The 2021 Budget review

The 2021 Budget review

A masterclass in expectation and political management, even if the economic impact is less clear.

Overall this Budget was a masterclass in expectation management by the Chancellor and his team. The tax rises announced – both on Corporation Tax and freezing the personal allowance – were significant yet had been so heavily trailed that they did not come as a surprise. Indeed, in delaying the increased rate of Corporation Tax to 2023 and creating a new ‘small profits rate’ kept at the existing 19 per cent, if anything the Chancellor managed to surprise on the upside – and certainly deflected much of the potential criticism from Labour and his own backbenches.

Yet for all the focus on tax rises, this was yet again a massive giveaway Budget by the Chancellor on a scale close to unthinkable pre-Covid. Most notably, the addition of a new “Super Deduction,” which enables businesses to claim back 130 per cent of investment against tax over the next two years, was a ‘rabbit,’ potentially worth around £25 billion. For those concerned about the impact of Business Rates and other taxes on UK businesses ability to invest this represented a significant win. There was also additional investment in infrastructure, with the announcement of £12 billion of funding for the new UK Infrastructure Bank which will be based in Leeds. There were other large regional giveaways including £1 billion of funding for new Town Deals to help the Government make progress on its levelling up agenda. In the least surprising news of the day, fuel and alcohol duty were again frozen, providing some good news for those looking to enjoy themselves when lockdown ends.

Also, as expected, there was significant additional spending on Covid support, with a continuation of the main schemes well beyond the end of lockdown. This represents a sensible economic decision, giving additional breathing space for the economy to recover. The 6-month extension to the £20 increase to Universal Credit was an exception in this regard, taking support away from the least well-off right as we expect unemployment to peak later this year. However, business will strongly welcome the new £5 billion Restart Grant fund, as well as the new business loans scheme to replace existing measures.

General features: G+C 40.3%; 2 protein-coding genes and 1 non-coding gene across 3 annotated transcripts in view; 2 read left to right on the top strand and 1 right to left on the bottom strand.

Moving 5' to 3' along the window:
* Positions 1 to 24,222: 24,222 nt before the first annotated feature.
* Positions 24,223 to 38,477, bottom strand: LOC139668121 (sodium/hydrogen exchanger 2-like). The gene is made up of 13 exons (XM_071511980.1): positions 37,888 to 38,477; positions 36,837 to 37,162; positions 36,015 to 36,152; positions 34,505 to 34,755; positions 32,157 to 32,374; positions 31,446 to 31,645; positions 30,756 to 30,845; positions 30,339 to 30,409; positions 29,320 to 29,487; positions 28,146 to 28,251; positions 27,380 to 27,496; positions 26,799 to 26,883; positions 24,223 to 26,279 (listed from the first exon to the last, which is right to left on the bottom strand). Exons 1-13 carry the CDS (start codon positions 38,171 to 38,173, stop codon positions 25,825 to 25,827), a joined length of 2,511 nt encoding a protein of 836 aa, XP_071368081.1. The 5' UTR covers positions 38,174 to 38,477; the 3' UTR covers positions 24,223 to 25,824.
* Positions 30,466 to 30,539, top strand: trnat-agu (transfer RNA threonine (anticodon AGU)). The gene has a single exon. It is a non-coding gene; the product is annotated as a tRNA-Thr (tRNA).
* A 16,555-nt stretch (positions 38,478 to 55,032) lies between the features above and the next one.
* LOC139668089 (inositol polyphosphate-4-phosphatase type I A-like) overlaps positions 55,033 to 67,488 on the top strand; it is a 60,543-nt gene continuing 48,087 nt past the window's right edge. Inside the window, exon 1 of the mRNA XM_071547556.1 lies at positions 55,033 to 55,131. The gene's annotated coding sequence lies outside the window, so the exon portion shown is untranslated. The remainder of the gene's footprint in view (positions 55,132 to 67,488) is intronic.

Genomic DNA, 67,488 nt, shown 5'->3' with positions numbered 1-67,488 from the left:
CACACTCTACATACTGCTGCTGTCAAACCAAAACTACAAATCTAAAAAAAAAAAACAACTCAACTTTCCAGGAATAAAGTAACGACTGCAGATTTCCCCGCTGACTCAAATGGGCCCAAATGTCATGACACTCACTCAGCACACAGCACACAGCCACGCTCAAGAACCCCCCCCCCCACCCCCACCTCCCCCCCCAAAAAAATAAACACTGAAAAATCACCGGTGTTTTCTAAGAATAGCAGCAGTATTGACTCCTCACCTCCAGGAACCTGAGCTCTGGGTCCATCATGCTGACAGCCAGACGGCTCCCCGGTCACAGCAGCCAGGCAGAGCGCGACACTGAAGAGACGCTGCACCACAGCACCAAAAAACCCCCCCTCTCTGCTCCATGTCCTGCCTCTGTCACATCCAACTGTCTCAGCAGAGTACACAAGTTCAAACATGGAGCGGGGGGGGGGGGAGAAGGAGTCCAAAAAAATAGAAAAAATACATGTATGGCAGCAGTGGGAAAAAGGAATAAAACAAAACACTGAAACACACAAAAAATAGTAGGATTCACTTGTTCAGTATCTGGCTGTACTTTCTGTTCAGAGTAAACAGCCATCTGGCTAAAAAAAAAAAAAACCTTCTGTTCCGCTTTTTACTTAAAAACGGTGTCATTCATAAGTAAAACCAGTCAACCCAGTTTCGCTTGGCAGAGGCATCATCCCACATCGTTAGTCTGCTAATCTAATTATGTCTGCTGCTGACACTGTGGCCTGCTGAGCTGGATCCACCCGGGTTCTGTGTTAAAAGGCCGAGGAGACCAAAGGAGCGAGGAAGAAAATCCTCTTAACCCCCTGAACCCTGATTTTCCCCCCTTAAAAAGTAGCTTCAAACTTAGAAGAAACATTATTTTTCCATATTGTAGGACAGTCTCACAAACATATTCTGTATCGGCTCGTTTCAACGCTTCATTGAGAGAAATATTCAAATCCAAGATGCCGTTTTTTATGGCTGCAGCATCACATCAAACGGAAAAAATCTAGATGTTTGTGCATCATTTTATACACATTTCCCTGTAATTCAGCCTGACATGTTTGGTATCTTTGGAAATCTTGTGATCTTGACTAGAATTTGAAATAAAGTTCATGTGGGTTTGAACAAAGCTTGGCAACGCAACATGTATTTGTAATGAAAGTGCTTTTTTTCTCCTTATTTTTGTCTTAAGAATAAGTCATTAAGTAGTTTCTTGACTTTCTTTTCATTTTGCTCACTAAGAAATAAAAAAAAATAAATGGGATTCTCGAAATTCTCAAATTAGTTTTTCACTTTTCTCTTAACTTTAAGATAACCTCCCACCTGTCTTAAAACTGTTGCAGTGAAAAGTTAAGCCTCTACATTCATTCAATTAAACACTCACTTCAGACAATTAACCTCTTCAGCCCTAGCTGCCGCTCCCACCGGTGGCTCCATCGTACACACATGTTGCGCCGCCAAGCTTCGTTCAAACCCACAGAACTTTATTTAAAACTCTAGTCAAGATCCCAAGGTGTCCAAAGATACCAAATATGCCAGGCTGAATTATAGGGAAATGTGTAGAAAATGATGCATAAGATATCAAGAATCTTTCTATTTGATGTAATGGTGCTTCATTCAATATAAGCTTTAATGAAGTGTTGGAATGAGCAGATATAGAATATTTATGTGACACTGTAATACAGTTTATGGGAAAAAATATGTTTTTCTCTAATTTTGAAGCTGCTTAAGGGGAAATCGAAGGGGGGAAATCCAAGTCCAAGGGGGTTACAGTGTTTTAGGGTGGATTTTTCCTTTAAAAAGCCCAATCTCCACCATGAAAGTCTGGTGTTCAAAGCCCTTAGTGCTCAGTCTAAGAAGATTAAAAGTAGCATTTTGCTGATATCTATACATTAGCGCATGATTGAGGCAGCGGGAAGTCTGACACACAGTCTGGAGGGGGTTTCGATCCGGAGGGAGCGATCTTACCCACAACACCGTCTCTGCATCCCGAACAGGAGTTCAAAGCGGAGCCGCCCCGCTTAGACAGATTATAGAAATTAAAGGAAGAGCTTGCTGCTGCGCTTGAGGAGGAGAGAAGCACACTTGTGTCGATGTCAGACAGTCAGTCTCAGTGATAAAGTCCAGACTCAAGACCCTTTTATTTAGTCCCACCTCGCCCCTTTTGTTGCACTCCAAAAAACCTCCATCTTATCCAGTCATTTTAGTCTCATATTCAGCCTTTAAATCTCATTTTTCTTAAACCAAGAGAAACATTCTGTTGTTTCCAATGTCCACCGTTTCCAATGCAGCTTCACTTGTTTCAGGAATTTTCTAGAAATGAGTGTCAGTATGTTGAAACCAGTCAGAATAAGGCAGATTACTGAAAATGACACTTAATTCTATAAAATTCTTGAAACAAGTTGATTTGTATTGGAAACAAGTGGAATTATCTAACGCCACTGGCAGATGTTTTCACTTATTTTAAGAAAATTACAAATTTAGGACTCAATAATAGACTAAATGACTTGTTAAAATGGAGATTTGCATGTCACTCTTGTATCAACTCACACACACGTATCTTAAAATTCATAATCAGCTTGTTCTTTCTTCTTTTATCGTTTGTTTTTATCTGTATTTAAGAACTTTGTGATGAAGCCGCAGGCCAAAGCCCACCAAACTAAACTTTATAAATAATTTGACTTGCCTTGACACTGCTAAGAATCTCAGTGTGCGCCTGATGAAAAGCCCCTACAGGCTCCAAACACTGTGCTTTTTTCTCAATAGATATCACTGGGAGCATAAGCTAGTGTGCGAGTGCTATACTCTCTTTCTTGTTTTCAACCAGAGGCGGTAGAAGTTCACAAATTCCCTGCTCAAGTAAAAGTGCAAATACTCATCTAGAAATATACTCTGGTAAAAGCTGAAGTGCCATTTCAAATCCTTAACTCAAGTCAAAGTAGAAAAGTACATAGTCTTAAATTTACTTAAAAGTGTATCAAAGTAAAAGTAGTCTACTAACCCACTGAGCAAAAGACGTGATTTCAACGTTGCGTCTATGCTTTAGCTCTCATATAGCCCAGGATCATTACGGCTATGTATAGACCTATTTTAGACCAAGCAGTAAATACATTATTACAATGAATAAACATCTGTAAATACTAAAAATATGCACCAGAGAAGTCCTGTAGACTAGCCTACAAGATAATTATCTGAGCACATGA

While this Budget was a masterclass in expectation management, whether it was a masterclass in economic management remains to be seen. Certainly the Chancellor has done nearly everything he can to help businesses during the crisis and enable the economic recovery. However, it is uncertain how much of a dent he will have made in genuinely restoring the public finances and cutting public debt. The long-term economic projections, already uncertain, look increasingly unrealistic. In the absence of meaningful change to the biggest tax raisers, this is unlikely to change. Perhaps most importantly though, what this Budget does do is enable the Chancellor to cut taxes ahead of the next election if he wishes to do so. Therefore in the long term the judgement could well be that this Budget was a political masterclass most of all.

The Opposition

Sir Keir Starmer’s response to the Chancellor’s statement was characterised by attempts to grapple with two key strategic problems of his leadership so far; how to respond to a newly spend-happy Conservative Party, and what to do with Rishi Sunak.

On Sunak, his team appears to have settled on painting the Chancellor as a camera hungry closeted right winger. Multiple jokes were delivered about Sunak’s social media presence and suggestions that the Chancellor was ‘itching’ to return to traditional Tory economics – Starmer joked that “one day we will be able to take our masks off and so will the Chancellor”.

But hoping that Sunak’s Conservative Party reverts to type, and does so in a way that is noticeable to ‘red wall’ voters, (many of whom will be celebrating the multiple regional giveaways in the budget) is a big risk for Labour’s leader. While Starmer challenged the Chancellor on social care, green investment, and inequality – even finding time to talk about the impact of Brexit on small businesses – the reality is that the headlines tomorrow will be about Sunak’s generosity, and Starmer likely knows this. As a consequence, much of his criticism of the Chancellor, whether on his extension to the furlough scheme, the UK Infrastructure Bank or corporation tax rises, was limited to the tactical issues of presentation and timing, rather than the strategic substance of his economic policies.

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